Kopassus, Australia's SAS
conduct joint anti-terrorism
Anti-terrorism drill: Soldiers from the Army’s Special Forces (Kopassus) prepare to launch an assault on terrorists and free hostages at Ngurah Rai Airport in Denpasar, Bali, during a joint counterterrorism exercise with Australia's elite SAS Tuesday. A total of 300 anti-terror personnel from Kopassus and SAS took part in the counterterrorism drill. JP/Stanny Angga
Soldiers from the Army’s Special Forces (Kopassus) conducted a joint counterterrorism exercise with Australia's elite SAS in Bali's Ngurah Rai International Airport on Tuesday.
The drill scenario was that fifteen terrorists had managed to gain control of the international departure terminal of the airport and hold several local and foreign passengers hostage at 8 a.m. Tuesday.
They demanded the government release all terrorist suspects within 48 hours and provide logistics, drugs and a reserve pilot to transport them abroad. They even shot one of the hostages.
The Indonesian Military chief assigned Kopassus soldiers the job of freeing the hostages and regaining control of the airport.
Within six minutes, following simultaneous attacks by Kopassus and Australian Special Air Service (SAS) troops, some of the terrorists had been killed, the hostages had been released and the soldiers were in control of the airport.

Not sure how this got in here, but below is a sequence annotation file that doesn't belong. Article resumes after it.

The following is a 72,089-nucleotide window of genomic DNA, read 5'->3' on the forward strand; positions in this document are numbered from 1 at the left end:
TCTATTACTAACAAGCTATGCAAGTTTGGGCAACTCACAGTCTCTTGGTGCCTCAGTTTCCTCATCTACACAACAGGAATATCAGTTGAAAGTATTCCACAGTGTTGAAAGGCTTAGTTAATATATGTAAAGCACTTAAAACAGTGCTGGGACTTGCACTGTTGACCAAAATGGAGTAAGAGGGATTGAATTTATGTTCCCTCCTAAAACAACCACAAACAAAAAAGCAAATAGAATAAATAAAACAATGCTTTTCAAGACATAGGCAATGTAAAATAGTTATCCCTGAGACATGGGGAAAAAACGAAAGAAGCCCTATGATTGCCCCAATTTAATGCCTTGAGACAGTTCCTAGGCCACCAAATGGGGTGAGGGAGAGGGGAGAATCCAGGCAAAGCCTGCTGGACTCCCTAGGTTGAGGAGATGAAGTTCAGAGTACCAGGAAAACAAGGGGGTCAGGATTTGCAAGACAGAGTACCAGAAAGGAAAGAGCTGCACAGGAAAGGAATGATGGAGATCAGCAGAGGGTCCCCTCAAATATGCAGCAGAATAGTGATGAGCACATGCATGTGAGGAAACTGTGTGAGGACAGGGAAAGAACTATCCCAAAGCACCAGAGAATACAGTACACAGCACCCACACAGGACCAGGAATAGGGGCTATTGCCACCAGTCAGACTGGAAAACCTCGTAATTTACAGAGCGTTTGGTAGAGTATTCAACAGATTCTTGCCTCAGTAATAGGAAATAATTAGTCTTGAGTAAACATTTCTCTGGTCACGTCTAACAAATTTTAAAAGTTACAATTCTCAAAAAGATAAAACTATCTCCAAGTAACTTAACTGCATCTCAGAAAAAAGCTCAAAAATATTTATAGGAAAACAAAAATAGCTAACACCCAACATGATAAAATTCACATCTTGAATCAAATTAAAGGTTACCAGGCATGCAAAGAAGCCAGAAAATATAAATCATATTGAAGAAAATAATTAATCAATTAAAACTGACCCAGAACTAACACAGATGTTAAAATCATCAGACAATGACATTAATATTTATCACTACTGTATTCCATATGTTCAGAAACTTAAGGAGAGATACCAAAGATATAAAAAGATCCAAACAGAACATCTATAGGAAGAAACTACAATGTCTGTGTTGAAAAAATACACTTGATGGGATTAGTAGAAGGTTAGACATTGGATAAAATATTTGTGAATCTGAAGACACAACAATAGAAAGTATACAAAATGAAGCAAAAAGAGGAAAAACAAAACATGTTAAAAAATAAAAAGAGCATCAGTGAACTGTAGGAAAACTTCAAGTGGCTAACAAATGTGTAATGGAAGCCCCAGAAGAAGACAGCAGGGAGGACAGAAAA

The drill is conducted every year, with Indonesia and Australia taking turns being the host.
Fifty personnel from the Kopassus and 20 from the SAS were deployed for the drill, and six helicopters and dozens of motorcycles were used.
Kopassus commander Maj. Gen. Lodewijk F. Paulus, who led the operation together with SAS Gen. Mc Owen, said the joint training drill aimed to improve the troops' skills in field operations, including techniques for releasing hostages.
"We have been working together with the SAS and held this training exercise in Bali since the island remains a primary destination for Australian tourists," he said.
He expected the Kopassus and the SAS would build closer cooperation for handling terrorism and be better prepared to maintain stability.
"We are very pleased to work together with the Kopassus. They are very professional, and we expect to see more cooperation in the future," Mc Owen added.
The Kopassus has been shunned by some Western military forces because, in the past, it was involved in human rights abuses.
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